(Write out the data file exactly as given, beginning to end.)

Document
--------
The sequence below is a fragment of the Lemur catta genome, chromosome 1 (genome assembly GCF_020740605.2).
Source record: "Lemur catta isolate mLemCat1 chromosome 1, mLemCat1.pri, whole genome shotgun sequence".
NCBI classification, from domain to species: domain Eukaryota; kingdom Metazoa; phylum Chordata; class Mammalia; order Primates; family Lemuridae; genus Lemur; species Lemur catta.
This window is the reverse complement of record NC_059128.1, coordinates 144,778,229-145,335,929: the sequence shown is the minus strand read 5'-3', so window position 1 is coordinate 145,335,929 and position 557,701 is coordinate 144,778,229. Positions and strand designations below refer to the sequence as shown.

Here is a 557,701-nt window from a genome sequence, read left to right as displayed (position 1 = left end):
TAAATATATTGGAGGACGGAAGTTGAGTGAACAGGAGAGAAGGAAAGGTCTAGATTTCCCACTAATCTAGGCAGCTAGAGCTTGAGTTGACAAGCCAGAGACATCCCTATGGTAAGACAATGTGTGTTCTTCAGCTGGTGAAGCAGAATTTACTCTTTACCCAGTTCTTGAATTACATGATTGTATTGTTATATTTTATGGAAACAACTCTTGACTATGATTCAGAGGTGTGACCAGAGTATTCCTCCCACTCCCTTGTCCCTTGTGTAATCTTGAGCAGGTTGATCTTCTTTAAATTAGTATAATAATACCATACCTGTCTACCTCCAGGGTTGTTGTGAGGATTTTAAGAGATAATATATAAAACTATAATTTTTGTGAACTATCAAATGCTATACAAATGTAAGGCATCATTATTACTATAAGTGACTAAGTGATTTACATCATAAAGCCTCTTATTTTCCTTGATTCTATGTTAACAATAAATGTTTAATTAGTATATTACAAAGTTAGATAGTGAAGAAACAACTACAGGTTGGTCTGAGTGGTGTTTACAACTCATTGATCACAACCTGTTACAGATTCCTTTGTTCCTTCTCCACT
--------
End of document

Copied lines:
The sequence below is a fragment of the Lemur catta genome, chromosome 1 (genome assembly GCF_020740605.2).
Source record: "Lemur catta isolate mLemCat1 chromosome 1, mLemCat1.pri, whole genome shotgun sequence".
NCBI classification, from domain to species: domain Eukaryota; kingdom Metazoa; phylum Chordata; class Mammalia; order Primates; family Lemuridae; genus Lemur; species Lemur catta.
This window is the reverse complement of record NC_059128.1, coordinates 144,778,229-145,335,929: the sequence shown is the minus strand read 5'-3', so window position 1 is coordinate 145,335,929 and position 557,701 is coordinate 144,778,229. Positions and strand designations below refer to the sequence as shown.

Here is a 557,701-nt window from a genome sequence, read left to right as displayed (position 1 = left end):
TAAATATATTGGAGGACGGAAGTTGAGTGAACAGGAGAGAAGGAAAGGTCTAGATTTCCCACTAATCTAGGCAGCTAGAGCTTGAGTTGACAAGCCAGAGACATCCCTATGGTAAGACAATGTGTGTTCTTCAGCTGGTGAAGCAGAATTTACTCTTTACCCAGTTCTTGAATTACATGATTGTATTGTTATATTTTATGGAAACAACTCTTGACTATGATTCAGAGGTGTGACCAGAGTATTCCTCCCACTCCCTTGTCCCTTGTGTAATCTTGAGCAGGTTGATCTTCTTTAAATTAGTATAATAATACCATACCTGTCTACCTCCAGGGTTGTTGTGAGGATTTTAAGAGATAATATATAAAACTATAATTTTTGTGAACTATCAAATGCTATACAAATGTAAGGCATCATTATTACTATAAGTGACTAAGTGATTTACATCATAAAGCCTCTTATTTTCCTTGATTCTATGTTAACAATAAATGTTTAATTAGTATATTACAAAGTTAGATAGTGAAGAAACAACTACAGGTTGGTCTGAGTGGTGTTTACAACTCATTGATCACAACCTGTTACAGATTCCTTTGTTCCTTCTCCACT